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Republican Leader McConnell Says He Opposes START

Jessika Walsten |
December 19, 2010 | 8:54 a.m. PST

Deputy Editor

Sen. Mitch McConnell (Photo by Gage Skidmore via Flickr)
Sen. Mitch McConnell (Photo by Gage Skidmore via Flickr)
Senate Minority Leader Mitch McConnell (R-Ky.) said Sunday that he would vote against the Strategic Arms Reduction Treaty between the United States and Russia.

"I've decided I cannot support the treaty," McConnell told CNN's Candy Crowley on "State of the Union." "The verification provisions are inadequate, and I do worry about the missile defense implications of it."

The Senate is expected to continue to discuss the treaty Sunday after an amendment to the treaty, which would have altered language in the treaty's preamble and required Russia and the U.S. to renegotiate, failed to get enough votes on Saturday.

Arizona Sen. Jon Kyl also said that he opposes the treaty and will not vote for its ratification in its current form.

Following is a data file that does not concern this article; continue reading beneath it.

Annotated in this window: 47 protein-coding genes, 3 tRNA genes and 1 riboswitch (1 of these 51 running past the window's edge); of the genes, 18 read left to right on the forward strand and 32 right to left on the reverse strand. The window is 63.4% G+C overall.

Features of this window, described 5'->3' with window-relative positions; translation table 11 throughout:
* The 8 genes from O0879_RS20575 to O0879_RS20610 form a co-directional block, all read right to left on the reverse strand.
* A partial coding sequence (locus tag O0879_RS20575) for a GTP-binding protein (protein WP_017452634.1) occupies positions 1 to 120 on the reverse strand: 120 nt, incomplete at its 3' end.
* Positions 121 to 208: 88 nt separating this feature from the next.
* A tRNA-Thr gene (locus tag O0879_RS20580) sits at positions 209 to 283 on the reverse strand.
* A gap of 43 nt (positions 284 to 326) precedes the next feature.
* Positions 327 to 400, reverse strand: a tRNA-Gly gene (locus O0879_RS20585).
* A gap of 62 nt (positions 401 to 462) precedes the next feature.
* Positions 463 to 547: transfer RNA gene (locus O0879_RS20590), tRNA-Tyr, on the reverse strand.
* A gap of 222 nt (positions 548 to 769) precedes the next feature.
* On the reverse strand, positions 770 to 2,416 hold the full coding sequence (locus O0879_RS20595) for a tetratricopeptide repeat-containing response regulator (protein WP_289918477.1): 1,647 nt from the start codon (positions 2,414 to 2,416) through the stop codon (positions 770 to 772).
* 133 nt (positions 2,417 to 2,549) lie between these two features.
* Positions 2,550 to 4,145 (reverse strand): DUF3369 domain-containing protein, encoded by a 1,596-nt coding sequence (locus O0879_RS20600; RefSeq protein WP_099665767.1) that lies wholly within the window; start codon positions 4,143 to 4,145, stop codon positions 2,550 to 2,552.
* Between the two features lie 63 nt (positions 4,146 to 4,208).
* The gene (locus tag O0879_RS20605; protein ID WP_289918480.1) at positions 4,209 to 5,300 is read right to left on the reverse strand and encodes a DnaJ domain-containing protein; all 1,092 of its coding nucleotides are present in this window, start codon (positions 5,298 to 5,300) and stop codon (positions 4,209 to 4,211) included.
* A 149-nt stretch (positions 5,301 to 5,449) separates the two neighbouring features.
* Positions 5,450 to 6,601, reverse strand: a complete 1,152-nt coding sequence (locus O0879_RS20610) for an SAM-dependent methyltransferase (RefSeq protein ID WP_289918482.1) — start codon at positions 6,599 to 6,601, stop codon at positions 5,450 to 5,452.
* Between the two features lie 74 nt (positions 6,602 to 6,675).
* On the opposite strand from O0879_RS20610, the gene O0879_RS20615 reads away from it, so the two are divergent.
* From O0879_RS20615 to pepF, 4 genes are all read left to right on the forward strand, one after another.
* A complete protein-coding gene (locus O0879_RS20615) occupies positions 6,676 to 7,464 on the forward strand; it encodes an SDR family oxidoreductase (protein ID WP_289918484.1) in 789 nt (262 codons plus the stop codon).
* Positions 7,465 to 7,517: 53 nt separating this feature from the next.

“This treaty needs to be fixed," he told Chris Wallace on Fox News Sunday. "We’re not going to have time to do that.”

Sen. Lindsey Graham (R-S.C.) echoed Kyl's sentiments on CBS's "Face the Nation" Sunday, saying the Senate should wait until next year to vote on START and that he wants to hear from Russia before he will vote for its ratification.

"I’m not going to vote for START until I hear from the Russians that they understand we can develop four stages of missile defense and if we do, they won’t withdrawal from the treaty,” said Graham Sunday on CBS's Face the Nation.

Despite the opposition, some congressional leaders say the treaty will pass the Senate.

"I believe it will pass, and I believe there will be a vote," said Sen. John Kerry (D-Mass.) on ABC's "This Week."

Joining Kerry in his optimism, though with some trepidation, is Sen. Dick Lugar (R-Ind.), who also appeared on ABC's "This Week" Sunday.

Lugar argues that there are enough Republican votes to pass START in the Senate, but he thinks time for the lame-duck Congress is quickly running out.

"The problem is really getting to that final vote," he said. "I think we still have a good number of amendments to be heard and we will be doing out work shortly today."


Reach Deputy Editor Jessika Walsten here.




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